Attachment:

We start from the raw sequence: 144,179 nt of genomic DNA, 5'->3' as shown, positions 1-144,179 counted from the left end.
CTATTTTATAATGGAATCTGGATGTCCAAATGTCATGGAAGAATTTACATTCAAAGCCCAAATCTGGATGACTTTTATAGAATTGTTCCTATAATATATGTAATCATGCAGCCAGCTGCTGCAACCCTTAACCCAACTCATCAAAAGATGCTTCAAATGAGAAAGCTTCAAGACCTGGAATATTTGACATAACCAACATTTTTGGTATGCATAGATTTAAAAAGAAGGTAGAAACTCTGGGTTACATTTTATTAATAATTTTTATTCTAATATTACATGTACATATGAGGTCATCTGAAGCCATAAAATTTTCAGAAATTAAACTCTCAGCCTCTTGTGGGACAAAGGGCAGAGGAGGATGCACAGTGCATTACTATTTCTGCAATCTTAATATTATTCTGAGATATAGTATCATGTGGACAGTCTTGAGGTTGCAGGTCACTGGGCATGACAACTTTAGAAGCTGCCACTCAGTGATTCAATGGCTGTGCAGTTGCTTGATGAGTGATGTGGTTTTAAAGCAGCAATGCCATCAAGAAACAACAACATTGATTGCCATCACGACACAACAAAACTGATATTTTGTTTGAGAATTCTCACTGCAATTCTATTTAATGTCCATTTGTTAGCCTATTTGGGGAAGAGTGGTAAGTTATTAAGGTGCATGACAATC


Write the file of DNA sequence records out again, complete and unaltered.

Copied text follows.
We start from the raw sequence: 144,179 nt of genomic DNA, 5'->3' as shown, positions 1-144,179 counted from the left end.
CTATTTTATAATGGAATCTGGATGTCCAAATGTCATGGAAGAATTTACATTCAAAGCCCAAATCTGGATGACTTTTATAGAATTGTTCCTATAATATATGTAATCATGCAGCCAGCTGCTGCAACCCTTAACCCAACTCATCAAAAGATGCTTCAAATGAGAAAGCTTCAAGACCTGGAATATTTGACATAACCAACATTTTTGGTATGCATAGATTTAAAAAGAAGGTAGAAACTCTGGGTTACATTTTATTAATAATTTTTATTCTAATATTACATGTACATATGAGGTCATCTGAAGCCATAAAATTTTCAGAAATTAAACTCTCAGCCTCTTGTGGGACAAAGGGCAGAGGAGGATGCACAGTGCATTACTATTTCTGCAATCTTAATATTATTCTGAGATATAGTATCATGTGGACAGTCTTGAGGTTGCAGGTCACTGGGCATGACAACTTTAGAAGCTGCCACTCAGTGATTCAATGGCTGTGCAGTTGCTTGATGAGTGATGTGGTTTTAAAGCAGCAATGCCATCAAGAAACAACAACATTGATTGCCATCACGACACAACAAAACTGATATTTTGTTTGAGAATTCTCACTGCAATTCTATTTAATGTCCATTTGTTAGCCTATTTGGGGAAGAGTGGTAAGTTATTAAGGTGCATGACAATC